Security Testing and the Approaches for Malicious Code Insertion

Yvonne Enselman

The need for proper security on IBM i systems is increasingly well understood. Equally important is proving out the hardening is sufficient via comprehensive testing. As is true for all IT infrastructure, no single type of testing will ensure your system is stable, so we need to incorporate security QA in multiple ways.

What is security testing?

It is a component of Reliability Testing which is how the system is configured for its intended use. This is an area that thinks about what the environment needs to do, how it needs to be done, and what variables are known as requirements. Testing types will include:

  • Black Box is input and output based on the system responding to specific criteria without visibility to what is happening via the process.
  • White Box is the opposite, one has access to the programming and/or database procedures and sees how the system is responding at a level invisible to the users.

Both Experience-based and Exploratory designs are important. Experience-based test design uses the knowledge of the business and the IT environment to determine where the risk lies and ensures it is mitigated. Exploratory also depends on end-users and their intuition. However, it is a process where transactions with seemingly invalid data or paths are attempted to ensure the system doesn’t allow erroneous entries. Lastly, it is important to note that while security testing is usually thought of at the system level, indications of risk are throughout the software development lifecycle and need to be addressed at unit, integration, and regression levels.

Security vulnerabilities fall into general categories and there are ways to approach testing in each of these areas in this and future articles.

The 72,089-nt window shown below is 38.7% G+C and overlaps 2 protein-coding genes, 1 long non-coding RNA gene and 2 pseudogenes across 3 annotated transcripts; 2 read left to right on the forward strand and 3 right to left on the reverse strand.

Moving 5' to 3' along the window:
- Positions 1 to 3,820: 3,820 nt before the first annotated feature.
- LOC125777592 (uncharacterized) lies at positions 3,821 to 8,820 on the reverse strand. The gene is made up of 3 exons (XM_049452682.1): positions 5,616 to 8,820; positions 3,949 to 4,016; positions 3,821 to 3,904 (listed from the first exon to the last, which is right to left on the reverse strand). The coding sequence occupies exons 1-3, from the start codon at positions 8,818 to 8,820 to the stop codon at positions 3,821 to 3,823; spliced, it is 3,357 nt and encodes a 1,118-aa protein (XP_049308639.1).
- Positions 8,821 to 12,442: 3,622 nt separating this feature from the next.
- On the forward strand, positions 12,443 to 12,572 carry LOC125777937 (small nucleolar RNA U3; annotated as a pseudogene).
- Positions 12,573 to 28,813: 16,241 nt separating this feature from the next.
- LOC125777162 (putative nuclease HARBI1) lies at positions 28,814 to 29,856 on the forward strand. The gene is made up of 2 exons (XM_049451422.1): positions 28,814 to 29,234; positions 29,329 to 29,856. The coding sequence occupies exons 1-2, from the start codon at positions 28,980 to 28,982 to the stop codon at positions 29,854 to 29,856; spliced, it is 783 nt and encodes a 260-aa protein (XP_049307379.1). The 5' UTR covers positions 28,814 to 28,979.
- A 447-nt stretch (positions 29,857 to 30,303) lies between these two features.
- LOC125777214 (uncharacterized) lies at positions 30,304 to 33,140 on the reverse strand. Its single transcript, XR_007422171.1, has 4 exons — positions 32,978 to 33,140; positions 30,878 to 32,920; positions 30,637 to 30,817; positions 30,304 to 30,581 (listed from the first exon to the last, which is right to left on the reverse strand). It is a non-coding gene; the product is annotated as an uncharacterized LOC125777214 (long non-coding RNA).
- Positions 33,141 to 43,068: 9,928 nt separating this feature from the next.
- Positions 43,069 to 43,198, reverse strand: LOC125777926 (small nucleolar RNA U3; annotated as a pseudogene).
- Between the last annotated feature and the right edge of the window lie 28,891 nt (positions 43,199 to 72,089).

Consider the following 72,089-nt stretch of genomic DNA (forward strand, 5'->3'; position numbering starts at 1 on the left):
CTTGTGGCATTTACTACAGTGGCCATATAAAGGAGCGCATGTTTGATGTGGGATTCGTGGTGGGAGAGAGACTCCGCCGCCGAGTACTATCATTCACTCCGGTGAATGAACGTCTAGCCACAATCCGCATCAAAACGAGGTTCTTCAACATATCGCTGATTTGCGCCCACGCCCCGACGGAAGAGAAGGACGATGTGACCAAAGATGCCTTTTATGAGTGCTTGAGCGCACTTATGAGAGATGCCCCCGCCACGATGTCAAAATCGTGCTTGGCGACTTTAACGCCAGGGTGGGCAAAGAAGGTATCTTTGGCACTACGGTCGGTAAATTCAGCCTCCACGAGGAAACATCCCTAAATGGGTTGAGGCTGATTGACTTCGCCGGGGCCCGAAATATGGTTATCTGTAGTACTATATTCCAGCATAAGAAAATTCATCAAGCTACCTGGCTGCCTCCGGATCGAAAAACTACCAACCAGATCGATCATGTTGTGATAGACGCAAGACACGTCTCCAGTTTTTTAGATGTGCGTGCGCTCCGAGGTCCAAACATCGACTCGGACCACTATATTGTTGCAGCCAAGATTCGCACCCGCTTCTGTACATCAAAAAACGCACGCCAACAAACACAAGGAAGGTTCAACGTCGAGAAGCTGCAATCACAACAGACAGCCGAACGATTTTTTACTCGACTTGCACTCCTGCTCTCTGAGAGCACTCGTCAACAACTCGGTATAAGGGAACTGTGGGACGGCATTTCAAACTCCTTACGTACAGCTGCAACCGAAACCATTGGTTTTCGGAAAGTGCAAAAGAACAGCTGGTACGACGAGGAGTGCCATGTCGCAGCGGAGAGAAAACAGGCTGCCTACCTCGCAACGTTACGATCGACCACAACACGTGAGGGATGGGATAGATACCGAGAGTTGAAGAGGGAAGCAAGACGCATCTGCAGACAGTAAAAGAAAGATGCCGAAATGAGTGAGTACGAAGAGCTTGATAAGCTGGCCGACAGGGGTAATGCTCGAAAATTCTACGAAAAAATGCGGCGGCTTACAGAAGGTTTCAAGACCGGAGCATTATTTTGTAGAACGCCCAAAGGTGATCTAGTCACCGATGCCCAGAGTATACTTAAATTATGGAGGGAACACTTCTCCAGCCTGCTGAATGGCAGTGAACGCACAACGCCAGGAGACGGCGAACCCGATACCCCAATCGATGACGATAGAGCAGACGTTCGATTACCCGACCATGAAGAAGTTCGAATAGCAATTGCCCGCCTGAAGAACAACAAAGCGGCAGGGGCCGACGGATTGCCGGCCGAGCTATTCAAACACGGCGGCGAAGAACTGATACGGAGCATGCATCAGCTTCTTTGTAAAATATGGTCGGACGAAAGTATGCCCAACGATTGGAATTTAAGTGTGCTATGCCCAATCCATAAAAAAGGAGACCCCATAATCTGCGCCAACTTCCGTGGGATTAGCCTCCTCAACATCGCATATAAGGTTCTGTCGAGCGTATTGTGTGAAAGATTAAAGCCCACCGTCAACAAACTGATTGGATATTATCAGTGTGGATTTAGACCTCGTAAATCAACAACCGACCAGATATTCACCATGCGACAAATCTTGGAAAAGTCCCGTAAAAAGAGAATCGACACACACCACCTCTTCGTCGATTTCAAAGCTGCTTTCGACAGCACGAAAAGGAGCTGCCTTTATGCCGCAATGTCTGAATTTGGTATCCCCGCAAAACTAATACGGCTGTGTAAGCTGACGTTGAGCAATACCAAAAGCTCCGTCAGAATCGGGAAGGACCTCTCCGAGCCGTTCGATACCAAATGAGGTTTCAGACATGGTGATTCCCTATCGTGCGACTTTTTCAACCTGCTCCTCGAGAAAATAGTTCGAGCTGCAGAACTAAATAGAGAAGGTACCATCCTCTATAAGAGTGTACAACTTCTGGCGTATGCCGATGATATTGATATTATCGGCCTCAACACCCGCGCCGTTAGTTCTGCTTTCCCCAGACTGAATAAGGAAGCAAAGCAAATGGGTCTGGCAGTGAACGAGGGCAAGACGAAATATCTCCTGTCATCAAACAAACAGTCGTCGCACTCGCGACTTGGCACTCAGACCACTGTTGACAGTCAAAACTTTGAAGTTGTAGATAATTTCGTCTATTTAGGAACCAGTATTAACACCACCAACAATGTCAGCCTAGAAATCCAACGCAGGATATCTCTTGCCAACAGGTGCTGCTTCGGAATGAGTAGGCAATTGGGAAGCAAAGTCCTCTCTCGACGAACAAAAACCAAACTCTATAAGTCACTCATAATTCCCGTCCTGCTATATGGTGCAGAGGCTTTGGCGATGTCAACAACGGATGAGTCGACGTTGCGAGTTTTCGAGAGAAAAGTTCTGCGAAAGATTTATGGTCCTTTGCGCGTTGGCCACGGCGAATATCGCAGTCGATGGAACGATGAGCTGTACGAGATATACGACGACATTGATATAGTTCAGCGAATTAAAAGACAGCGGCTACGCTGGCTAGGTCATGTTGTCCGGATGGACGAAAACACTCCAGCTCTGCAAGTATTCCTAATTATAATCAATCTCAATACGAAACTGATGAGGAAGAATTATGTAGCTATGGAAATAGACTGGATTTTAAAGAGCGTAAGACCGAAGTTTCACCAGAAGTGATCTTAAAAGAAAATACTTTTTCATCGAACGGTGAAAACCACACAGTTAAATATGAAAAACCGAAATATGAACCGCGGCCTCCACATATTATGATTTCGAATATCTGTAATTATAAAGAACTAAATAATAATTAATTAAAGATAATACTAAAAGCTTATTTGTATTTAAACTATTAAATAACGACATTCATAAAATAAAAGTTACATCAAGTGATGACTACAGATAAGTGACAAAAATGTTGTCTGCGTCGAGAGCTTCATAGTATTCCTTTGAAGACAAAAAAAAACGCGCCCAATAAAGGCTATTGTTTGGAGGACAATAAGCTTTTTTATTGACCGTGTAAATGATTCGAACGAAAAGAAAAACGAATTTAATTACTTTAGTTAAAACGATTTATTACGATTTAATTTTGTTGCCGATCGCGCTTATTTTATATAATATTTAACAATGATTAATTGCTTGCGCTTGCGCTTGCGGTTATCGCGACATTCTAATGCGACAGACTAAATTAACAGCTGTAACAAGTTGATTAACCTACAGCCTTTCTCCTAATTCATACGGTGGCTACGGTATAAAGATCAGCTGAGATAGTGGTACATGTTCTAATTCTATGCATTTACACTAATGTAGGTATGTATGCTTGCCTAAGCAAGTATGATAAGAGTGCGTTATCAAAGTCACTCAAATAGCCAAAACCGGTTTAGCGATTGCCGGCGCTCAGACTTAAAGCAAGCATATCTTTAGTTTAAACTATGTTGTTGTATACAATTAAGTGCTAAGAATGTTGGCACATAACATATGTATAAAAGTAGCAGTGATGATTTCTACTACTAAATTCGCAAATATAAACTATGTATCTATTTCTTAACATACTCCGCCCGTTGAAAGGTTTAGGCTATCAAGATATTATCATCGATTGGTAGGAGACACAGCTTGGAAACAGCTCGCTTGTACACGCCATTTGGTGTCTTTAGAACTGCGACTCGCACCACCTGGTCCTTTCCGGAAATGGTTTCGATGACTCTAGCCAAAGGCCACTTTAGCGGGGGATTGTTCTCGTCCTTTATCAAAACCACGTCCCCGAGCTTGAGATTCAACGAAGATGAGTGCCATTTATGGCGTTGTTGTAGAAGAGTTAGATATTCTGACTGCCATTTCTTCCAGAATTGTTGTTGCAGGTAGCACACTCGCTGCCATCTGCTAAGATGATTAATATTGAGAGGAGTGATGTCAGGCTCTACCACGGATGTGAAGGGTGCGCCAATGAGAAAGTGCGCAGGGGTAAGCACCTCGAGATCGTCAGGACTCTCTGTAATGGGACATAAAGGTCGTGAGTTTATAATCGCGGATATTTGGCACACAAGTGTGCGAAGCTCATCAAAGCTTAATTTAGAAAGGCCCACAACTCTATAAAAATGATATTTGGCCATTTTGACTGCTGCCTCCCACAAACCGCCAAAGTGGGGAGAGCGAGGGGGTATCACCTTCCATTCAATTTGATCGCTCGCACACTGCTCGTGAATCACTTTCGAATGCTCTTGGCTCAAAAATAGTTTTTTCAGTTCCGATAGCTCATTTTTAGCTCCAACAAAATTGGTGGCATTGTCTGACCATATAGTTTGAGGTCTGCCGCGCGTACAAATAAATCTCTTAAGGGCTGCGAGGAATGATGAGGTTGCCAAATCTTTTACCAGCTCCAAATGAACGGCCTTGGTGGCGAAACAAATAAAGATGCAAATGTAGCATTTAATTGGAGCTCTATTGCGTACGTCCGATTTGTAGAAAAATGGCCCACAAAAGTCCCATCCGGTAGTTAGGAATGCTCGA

Buffer Overflow and Malicious Code Insertion are known security risks. Patches and updates address this area more often than any other, as the ways systems are hacked evolves constantly. Testing in this area is frequently done via dynamic stress testing. As homegrown code interacts with COTS (Commercial off the shelf), there are numerous places data can be slipped in. Standard ways to addresses this are remaining up to date on all fixes. Your software (and this means all software, not just the main ERP), needs to be kept on active maintenance.

Even something like a basic utility tool can be a risk in an integrated system. Of course, PTFs need to be applied on a regular basis. Even if your OS is out of support, IBM is still releasing Hipers you need to apply for security. HMCs and FSPs can’t be neglected, nor should any storage or backup devices, and your replication software needs attention. Known attack vectors are the stake frame allocation, return addresses, threads of execution, and pointers.

One last comment on 3rd party software, as I said above: Don’t neglect maintenance. So many companies drop maintenance for minor applications however anything, especially older code, can be hacked. While you may not be concerned about the reliability of an old fax utility, etc. if malicious insertion happens a back door to your system can be achieved. You also need to be confident in your vendors and their development protocols as you may not have access to the source code running on your hardware.

Next month we will look at privacy and denial of service threats.

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